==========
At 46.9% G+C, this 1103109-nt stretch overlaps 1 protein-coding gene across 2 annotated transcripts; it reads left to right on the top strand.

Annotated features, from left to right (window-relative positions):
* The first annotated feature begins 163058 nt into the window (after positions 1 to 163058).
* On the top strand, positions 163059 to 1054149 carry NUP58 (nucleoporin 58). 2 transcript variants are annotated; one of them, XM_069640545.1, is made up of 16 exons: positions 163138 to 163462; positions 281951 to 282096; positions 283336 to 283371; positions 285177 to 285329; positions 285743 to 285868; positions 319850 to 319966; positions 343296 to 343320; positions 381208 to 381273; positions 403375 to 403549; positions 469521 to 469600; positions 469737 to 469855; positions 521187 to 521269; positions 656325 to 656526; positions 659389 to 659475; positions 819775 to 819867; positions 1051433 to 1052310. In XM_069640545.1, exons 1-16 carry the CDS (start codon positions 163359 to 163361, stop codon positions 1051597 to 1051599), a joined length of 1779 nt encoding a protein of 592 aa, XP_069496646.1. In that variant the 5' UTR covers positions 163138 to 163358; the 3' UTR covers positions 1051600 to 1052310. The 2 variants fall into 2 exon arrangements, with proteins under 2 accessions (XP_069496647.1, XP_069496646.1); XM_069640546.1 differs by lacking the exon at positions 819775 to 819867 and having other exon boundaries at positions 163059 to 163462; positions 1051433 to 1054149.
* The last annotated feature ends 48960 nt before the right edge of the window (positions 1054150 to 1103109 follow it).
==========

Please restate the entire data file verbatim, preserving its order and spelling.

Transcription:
At 46.9% G+C, this 1103109-nt stretch overlaps 1 protein-coding gene across 2 annotated transcripts; it reads left to right on the top strand.

Annotated features, from left to right (window-relative positions):
* The first annotated feature begins 163058 nt into the window (after positions 1 to 163058).
* On the top strand, positions 163059 to 1054149 carry NUP58 (nucleoporin 58). 2 transcript variants are annotated; one of them, XM_069640545.1, is made up of 16 exons: positions 163138 to 163462; positions 281951 to 282096; positions 283336 to 283371; positions 285177 to 285329; positions 285743 to 285868; positions 319850 to 319966; positions 343296 to 343320; positions 381208 to 381273; positions 403375 to 403549; positions 469521 to 469600; positions 469737 to 469855; positions 521187 to 521269; positions 656325 to 656526; positions 659389 to 659475; positions 819775 to 819867; positions 1051433 to 1052310. In XM_069640545.1, exons 1-16 carry the CDS (start codon positions 163359 to 163361, stop codon positions 1051597 to 1051599), a joined length of 1779 nt encoding a protein of 592 aa, XP_069496646.1. In that variant the 5' UTR covers positions 163138 to 163358; the 3' UTR covers positions 1051600 to 1052310. The 2 variants fall into 2 exon arrangements, with proteins under 2 accessions (XP_069496647.1, XP_069496646.1); XM_069640546.1 differs by lacking the exon at positions 819775 to 819867 and having other exon boundaries at positions 163059 to 163462; positions 1051433 to 1054149.
* The last annotated feature ends 48960 nt before the right edge of the window (positions 1054150 to 1103109 follow it).